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Monday, February 8, 2016

Interview with Fiona Barton Author of THE WIDOW

On Friday I had a review of The Widow by Fiona Barton. As I said in that review, this is a great suggestion for library patrons who enjoy suspense-- which is most of them.  The book comes out tomorrow and Barton was kind enough to do a short interview with me.

For more information about Fiona Barton, please visit her website. I had the chance to chat with her over dinner and she is a very interesting person.

RA for All: You spent many years as a journalist. How different is it to now be a “novelist?” Were you surprised at how similar/different the writing processes are?

Barton: I am tempted to say the main difference is that I can make things up but I can imagine the general sucking in of breath by critics of journalists.  So, for the record, fiction gives me the freedom to decide what people think and say rather than being the reporter, recording people’s thoughts and words. I can invent motives and twists, inner voices, events and feelings but everything I write is fed by my experiences as a reporter. I have the best imaginable cast of characters to draw on, having spent more than 30 years watching and listening to people caught up in dramas, tragedies and conflicts.

RA for All:The Widow is a suspense novel told from multiple points of view, a structure that is very popular these days, yet it is also so very different from the vast majority of these novels. The idea of following the widow of an accused child killer and exploring her side of the story [not his] was unique and fascinating. What inspired you to take this approach?

Barton: The people on the edge of a story, just out of the spotlight, have a sort of invisibility that I found drew me in. While all eyes would be on the accused, I would catch the expressions of the wife or mother as they watched and imagine the questions forming in their heads, the panic bubbling behind the tight smiles. And I wanted to know what happened when the press pack left and the world stopped watching. Because without witnesses or the distraction of the media scrum, masks cannot help but slip.

RA for All: Along with Jean who tells the reader her story in the first person, we also have multiple chapters where Kate, the journalist, and Sparkes, the detective get a chance to drive the narrative, but from the third person. Why did you make this distinction?

Barton: When I began the book, I intended it to be told in its entirety by Jean. Hers was the voice I could hear but I gradually realized I needed other voices to allow the reader to see the bigger picture – and to point up Jean’s role as an unreliable narrator.

RA for All: Besides the original use of point of view, The Widow also stands out for how the crime at its center is resolved. Not that I want you to give away the ending, but at what point in your writing process did you figure out “whodunnit,” how, and why? Did you plot the entire thing out ahead of time, or did you let the story and the narrators lead you there?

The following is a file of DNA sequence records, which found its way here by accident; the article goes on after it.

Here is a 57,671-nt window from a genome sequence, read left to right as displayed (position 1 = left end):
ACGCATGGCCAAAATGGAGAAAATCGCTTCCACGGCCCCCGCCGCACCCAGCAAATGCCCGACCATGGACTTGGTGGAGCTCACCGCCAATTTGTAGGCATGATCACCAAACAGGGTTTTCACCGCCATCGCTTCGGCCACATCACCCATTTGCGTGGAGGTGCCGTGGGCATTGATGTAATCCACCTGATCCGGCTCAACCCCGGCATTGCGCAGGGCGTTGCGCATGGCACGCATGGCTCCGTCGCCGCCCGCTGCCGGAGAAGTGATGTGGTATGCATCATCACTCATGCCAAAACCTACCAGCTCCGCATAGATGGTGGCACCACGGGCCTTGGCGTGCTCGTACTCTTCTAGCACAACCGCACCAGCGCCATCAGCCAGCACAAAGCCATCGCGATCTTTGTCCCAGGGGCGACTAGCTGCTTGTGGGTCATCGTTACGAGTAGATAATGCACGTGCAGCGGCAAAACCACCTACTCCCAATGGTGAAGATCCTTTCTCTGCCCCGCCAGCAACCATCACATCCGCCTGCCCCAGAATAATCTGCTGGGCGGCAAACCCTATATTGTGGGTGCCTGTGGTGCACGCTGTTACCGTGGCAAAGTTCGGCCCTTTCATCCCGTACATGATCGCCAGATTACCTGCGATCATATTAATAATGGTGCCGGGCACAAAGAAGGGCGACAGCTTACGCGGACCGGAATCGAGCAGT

Barton: When I finally started writing, tapping away on an old laptop in a flat in Colombo (my husband and I were volunteers in Sri Lanka with VSO at the time), I felt chilled, despite the 30 degree heat. Jean Taylor, the widow in the title, was saying the words I had written in my head for her but it was as if I was hearing them for the first time. I wrote the first nine chapters and the ending in a week so I knew from the beginning what was going to happen.

RA for All: One of the most chilling things about this book is how real it all feels? How normal it is despite the horrible things that are happening. Your descriptions of people’s homes, their day to day actives, the minutia of their suburban lives adds so much depth to the people and events. How much of this was informed by your experience as a journalist?

Barton: Almost all of it. I was a reporter for many years and was meeting ordinary people from every sort of background and I think I was squirrelling the details away for a rainy day. It might be a gesture or an expression. Nothing is wasted when you are a watcher.

RA for All: While in America and your native England we technically speak the same language, we definitely use different words to explain every day things. Are there any funny “translation" stories you can share from when the book was adapted to American English?

Barton: There were a number of linguistic challenges (!). My favourite was my reference to an apartment smelling of “old fags”. I changed it to old cigarettes. I have also been asked what “keeping myself to myself” means. It turns out it is a very British concept – personal privacy taken to extremes. 

RA for All: Since this blog is read primarily by librarians, can you share a favorite library memory with us?

Barton: Sister Ursula, the English teacher who inspired me to write when I was 11, was the school librarian. She would be teaching us in the library and pull a book from the shelf to recommend. She turned on the light for me.

RA for All: Who are the authors you love to read for fun?

Barton: Authors who take risks to tell stories in new ways. Kate Atkinson and Hilary Mantel are inspirational. Mantel (Wolf Hall and Bring Up the Bodies) for the brilliance and vividness of her story-telling. She broke so many rules – and was criticized by some – but I was in her world from page one; Atkinson (When Will There Be Good News? And Life After Life) for her characters and showing me the power of a story told by many; and John Irving (Cider House Rules and A Prayer for Owen Meany) for his sheer,  bonkers, otherness.

RA for All: Are you working on anything new?

Barton: Yes, I’m working hard on Book 2. It is a second psychological thriller with my reporter, Kate Waters, at the heart of the action.

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